By Sofia Empel, PhD
Picture these scenarios: Jane’s role as health information management (HIM) director recently expanded to include her hospital’s non-clinical information such as human resources, legal, finance, and marketing. According to the senior leadership of John’s health insurance company, he must align their existing information governance (IG) program with the company’s strategic goals. And Carol, who works for a health information exchange (HIE), is charged with building an IG program from the ground up.
Although these health information professionals have three different imperatives, all of them can achieve their objectives using AHIMA’s newly developed Information Governance Principles for Healthcare (IGPHC).
IGPHC Helps Standardize Information Strategy
IGPHC is an information governance framework specific to the healthcare industry which establishes a foundation of best practices for IG programs in the form of eight principles:
(Hint: remembering the principles is made easy by using the mnemonic device “A TIP CARD”). A short description of each principle can be found [below].
To appreciate IGPHC, it’s helpful to first understand the concept of IG. AHIMA defines IG as “An organization-wide framework for managing information throughout its lifecycle and supporting the organization’s strategy, operations, regulatory, legal, risk, and environmental requirements.”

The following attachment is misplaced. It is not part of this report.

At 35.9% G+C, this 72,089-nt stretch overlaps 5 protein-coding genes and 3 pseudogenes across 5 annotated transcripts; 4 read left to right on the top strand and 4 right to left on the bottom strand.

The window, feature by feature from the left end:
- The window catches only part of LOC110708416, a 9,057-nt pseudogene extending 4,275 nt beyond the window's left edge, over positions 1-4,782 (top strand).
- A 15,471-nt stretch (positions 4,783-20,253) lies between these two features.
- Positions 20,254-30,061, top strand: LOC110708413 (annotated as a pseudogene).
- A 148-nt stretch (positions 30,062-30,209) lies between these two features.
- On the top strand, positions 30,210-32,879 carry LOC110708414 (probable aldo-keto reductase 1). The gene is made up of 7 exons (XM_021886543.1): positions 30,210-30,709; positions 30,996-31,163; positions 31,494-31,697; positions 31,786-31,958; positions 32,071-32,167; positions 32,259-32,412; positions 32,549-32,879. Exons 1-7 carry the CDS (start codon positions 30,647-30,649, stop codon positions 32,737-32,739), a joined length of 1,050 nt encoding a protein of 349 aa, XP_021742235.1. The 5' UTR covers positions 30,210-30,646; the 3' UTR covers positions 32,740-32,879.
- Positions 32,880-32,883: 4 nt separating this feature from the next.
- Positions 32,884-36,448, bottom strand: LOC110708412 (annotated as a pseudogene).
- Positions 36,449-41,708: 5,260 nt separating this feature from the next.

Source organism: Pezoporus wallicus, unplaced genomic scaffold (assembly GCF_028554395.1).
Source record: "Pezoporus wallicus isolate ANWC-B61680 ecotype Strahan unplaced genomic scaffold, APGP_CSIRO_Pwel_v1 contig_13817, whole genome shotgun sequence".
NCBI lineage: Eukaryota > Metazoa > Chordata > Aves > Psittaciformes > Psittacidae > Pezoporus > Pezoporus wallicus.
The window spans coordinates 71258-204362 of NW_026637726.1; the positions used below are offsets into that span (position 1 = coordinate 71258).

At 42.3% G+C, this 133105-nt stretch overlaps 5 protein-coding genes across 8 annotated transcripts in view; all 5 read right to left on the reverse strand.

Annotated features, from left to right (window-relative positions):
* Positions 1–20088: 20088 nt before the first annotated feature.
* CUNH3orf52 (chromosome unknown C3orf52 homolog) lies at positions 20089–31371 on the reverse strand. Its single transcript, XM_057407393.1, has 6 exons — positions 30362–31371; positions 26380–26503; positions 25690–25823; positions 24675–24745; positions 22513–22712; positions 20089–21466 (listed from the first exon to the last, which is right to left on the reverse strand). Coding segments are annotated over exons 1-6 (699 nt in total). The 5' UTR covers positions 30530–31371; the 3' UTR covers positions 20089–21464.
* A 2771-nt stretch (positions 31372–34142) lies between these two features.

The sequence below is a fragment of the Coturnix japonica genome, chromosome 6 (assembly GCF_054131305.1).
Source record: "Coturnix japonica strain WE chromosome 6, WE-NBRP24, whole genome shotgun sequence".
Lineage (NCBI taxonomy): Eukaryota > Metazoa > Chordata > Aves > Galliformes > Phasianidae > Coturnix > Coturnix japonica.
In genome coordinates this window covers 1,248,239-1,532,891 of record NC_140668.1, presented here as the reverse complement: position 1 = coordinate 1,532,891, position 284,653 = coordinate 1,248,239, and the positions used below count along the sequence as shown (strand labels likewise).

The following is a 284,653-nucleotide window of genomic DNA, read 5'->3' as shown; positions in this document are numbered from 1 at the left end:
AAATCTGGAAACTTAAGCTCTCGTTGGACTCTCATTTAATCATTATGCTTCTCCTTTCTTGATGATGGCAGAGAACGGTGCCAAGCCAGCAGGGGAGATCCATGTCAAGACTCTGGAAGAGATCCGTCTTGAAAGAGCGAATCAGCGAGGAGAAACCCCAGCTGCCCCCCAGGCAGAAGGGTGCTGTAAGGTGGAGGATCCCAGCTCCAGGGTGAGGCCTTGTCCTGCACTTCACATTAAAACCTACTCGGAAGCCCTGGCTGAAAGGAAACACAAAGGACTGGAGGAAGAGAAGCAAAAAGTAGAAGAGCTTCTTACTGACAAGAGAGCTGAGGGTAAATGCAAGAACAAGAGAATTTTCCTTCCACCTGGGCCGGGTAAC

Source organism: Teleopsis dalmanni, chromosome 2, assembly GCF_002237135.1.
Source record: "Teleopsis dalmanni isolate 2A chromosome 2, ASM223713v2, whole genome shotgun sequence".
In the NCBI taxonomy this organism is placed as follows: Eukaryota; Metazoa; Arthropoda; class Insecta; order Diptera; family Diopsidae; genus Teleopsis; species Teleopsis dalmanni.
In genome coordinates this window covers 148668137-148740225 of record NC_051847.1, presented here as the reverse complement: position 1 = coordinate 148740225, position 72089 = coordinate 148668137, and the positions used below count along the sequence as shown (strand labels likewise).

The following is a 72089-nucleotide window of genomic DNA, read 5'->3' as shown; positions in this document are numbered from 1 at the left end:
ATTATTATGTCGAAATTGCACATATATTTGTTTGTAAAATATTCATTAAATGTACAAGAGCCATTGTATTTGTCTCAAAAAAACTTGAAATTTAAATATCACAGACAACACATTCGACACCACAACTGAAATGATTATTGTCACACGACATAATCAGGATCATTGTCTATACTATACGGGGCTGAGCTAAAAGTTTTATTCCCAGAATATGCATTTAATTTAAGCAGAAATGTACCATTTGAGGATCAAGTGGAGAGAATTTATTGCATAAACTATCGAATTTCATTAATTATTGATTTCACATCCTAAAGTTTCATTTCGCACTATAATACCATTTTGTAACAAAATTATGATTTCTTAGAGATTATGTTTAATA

In effect, IGPHC is a group of fundamental norms, values, and rules used to comprehensively govern an organization’s information management strategy, whatever it may be, from cradle to grave. It provides a framework of IG best practices; a model for program development; a means of benchmarking against peers; and a plan for legislative, judicial, accreditation, and organizational policy mapping.
Consider our three scenarios. Jane’s hospital most likely focuses its information management strategy on patient health records, while John’s health insurance company concentrates on reimbursement transactions. And Carol’s HIE probably emphasizes the sharing of data among its members. Although these organizational missions are different, their information governance concerns are the same—complete, current, and accurate information to the right person or entity at the right time.
Considered collectively, the principles of IGPHC paint a picture of what good IG would look like for providers and non-providers alike, big or small, public or private. IGPHC allows an organization to get a high-level view of its IG initiatives. This perspective then can be used internally by the organization to guide its IG actions, and externally by stakeholders to judge the effectiveness of the organization’s IG program.
Principles of the IGPHC
The following is a summary of the eight principles included in the Information Governance Principles for Healthcare (IGPHC). To access the full text of the principles and guidance on implementing them, visit www.ahima.org/topics/infogovernance.
Principle of Accountability
An accountable member of senior leadership, or a person of comparable authority, shall oversee the information governance program and delegate program responsibility for information management to appropriate individuals. The organization should adopt policies and procedures to guide its workforce and agents and ensure that its program can be audited.